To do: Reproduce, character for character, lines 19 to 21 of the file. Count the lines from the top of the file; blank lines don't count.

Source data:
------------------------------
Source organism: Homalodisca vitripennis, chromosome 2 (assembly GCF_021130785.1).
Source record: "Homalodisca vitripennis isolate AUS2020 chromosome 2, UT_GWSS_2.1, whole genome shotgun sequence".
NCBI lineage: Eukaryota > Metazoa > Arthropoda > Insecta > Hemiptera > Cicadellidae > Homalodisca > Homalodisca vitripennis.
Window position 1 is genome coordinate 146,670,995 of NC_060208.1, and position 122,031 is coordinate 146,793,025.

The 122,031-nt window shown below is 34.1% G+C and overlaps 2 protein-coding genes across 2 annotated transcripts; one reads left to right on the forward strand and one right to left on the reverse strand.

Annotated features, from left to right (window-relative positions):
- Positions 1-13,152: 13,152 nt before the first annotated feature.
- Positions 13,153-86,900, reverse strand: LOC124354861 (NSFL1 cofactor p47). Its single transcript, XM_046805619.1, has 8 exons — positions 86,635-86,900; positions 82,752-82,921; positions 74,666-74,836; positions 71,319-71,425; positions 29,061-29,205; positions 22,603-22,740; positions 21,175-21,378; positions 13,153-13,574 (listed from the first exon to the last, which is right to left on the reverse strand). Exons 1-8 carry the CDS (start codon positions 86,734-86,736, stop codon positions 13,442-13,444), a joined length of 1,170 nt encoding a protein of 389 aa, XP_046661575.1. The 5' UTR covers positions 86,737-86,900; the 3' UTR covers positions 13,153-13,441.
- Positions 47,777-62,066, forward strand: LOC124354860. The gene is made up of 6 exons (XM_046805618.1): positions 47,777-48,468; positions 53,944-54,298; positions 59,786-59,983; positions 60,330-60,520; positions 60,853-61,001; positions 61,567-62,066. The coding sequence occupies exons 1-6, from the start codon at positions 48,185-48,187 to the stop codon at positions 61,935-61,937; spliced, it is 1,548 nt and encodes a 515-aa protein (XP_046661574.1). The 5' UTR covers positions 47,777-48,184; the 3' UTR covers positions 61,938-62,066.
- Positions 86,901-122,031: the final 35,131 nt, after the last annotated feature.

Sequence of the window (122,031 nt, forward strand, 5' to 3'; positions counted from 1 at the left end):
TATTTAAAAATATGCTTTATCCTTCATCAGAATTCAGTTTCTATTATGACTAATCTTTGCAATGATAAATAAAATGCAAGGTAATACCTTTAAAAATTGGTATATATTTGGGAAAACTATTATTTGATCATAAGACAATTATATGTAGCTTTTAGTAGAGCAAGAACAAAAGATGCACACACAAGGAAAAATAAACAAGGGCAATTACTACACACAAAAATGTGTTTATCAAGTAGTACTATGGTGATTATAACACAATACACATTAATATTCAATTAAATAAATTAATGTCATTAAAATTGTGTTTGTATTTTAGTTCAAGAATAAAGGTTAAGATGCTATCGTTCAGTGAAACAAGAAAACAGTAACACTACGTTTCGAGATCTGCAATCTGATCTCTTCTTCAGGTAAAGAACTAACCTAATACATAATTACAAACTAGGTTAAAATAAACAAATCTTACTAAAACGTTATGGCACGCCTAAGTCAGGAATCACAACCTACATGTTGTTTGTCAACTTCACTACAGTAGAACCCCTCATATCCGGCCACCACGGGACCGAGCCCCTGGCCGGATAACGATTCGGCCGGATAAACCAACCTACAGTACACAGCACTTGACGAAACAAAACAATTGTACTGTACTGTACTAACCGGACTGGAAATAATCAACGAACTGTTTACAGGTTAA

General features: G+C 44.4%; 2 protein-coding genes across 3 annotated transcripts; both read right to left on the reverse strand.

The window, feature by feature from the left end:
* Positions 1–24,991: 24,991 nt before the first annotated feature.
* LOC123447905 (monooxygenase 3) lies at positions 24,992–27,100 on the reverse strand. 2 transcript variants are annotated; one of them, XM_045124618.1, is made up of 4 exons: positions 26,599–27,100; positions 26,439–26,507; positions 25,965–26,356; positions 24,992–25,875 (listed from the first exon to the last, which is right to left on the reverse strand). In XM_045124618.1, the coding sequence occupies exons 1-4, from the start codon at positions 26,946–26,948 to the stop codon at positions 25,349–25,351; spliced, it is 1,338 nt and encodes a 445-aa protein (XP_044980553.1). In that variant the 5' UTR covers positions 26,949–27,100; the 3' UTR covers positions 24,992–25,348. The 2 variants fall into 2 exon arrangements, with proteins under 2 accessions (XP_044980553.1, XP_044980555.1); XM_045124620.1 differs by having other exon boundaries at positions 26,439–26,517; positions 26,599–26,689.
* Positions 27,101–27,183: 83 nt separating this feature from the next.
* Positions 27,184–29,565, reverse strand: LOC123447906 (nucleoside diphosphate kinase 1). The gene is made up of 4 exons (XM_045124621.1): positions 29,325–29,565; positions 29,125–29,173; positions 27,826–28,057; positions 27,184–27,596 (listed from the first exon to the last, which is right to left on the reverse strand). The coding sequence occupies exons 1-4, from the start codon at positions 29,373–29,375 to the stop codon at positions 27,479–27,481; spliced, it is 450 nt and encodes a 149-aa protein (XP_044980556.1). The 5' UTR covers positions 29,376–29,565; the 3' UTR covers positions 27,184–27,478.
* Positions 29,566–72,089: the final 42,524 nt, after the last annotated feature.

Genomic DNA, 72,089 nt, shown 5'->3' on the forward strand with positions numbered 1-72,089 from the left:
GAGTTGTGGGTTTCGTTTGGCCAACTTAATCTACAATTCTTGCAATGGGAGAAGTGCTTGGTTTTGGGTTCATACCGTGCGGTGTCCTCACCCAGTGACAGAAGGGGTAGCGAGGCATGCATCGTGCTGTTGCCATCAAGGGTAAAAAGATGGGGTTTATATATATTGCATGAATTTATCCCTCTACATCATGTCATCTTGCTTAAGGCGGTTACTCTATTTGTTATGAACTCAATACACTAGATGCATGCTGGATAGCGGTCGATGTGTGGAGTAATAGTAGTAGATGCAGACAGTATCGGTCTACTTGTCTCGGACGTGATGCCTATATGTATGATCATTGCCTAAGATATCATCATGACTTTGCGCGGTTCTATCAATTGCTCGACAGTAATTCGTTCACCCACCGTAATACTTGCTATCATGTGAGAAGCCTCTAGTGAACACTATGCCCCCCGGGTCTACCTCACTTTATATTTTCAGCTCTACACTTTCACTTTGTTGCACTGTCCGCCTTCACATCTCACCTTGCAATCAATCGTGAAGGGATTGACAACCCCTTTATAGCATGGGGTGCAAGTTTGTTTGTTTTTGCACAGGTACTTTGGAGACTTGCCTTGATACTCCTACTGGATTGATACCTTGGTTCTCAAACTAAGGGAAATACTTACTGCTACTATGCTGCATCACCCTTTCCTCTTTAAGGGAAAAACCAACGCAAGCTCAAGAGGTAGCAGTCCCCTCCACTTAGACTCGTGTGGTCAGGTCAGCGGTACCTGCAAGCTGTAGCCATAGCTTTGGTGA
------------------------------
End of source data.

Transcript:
* Positions 29,566–72,089: the final 42,524 nt, after the last annotated feature.

Genomic DNA, 72,089 nt, shown 5'->3' on the forward strand with positions numbered 1-72,089 from the left:
GAGTTGTGGGTTTCGTTTGGCCAACTTAATCTACAATTCTTGCAATGGGAGAAGTGCTTGGTTTTGGGTTCATACCGTGCGGTGTCCTCACCCAGTGACAGAAGGGGTAGCGAGGCATGCATCGTGCTGTTGCCATCAAGGGTAAAAAGATGGGGTTTATATATATTGCATGAATTTATCCCTCTACATCATGTCATCTTGCTTAAGGCGGTTACTCTATTTGTTATGAACTCAATACACTAGATGCATGCTGGATAGCGGTCGATGTGTGGAGTAATAGTAGTAGATGCAGACAGTATCGGTCTACTTGTCTCGGACGTGATGCCTATATGTATGATCATTGCCTAAGATATCATCATGACTTTGCGCGGTTCTATCAATTGCTCGACAGTAATTCGTTCACCCACCGTAATACTTGCTATCATGTGAGAAGCCTCTAGTGAACACTATGCCCCCCGGGTCTACCTCACTTTATATTTTCAGCTCTACACTTTCACTTTGTTGCACTGTCCGCCTTCACATCTCACCTTGCAATCAATCGTGAAGGGATTGACAACCCCTTTATAGCATGGGGTGCAAGTTTGTTTGTTTTTGCACAGGTACTTTGGAGACTTGCCTTGATACTCCTACTGGATTGATACCTTGGTTCTCAAACTAAGGGAAATACTTACTGCTACTATGCTGCATCACCCTTTCCTCTTTAAGGGAAAAACCAACGCAAGCTCAAGAGGTAGCAGTCCCCTCCACTTAGACTCGTGTGGTCAGGTCAGCGGTACCTGCAAGCTGTAGCCATAGCTTTGGTGA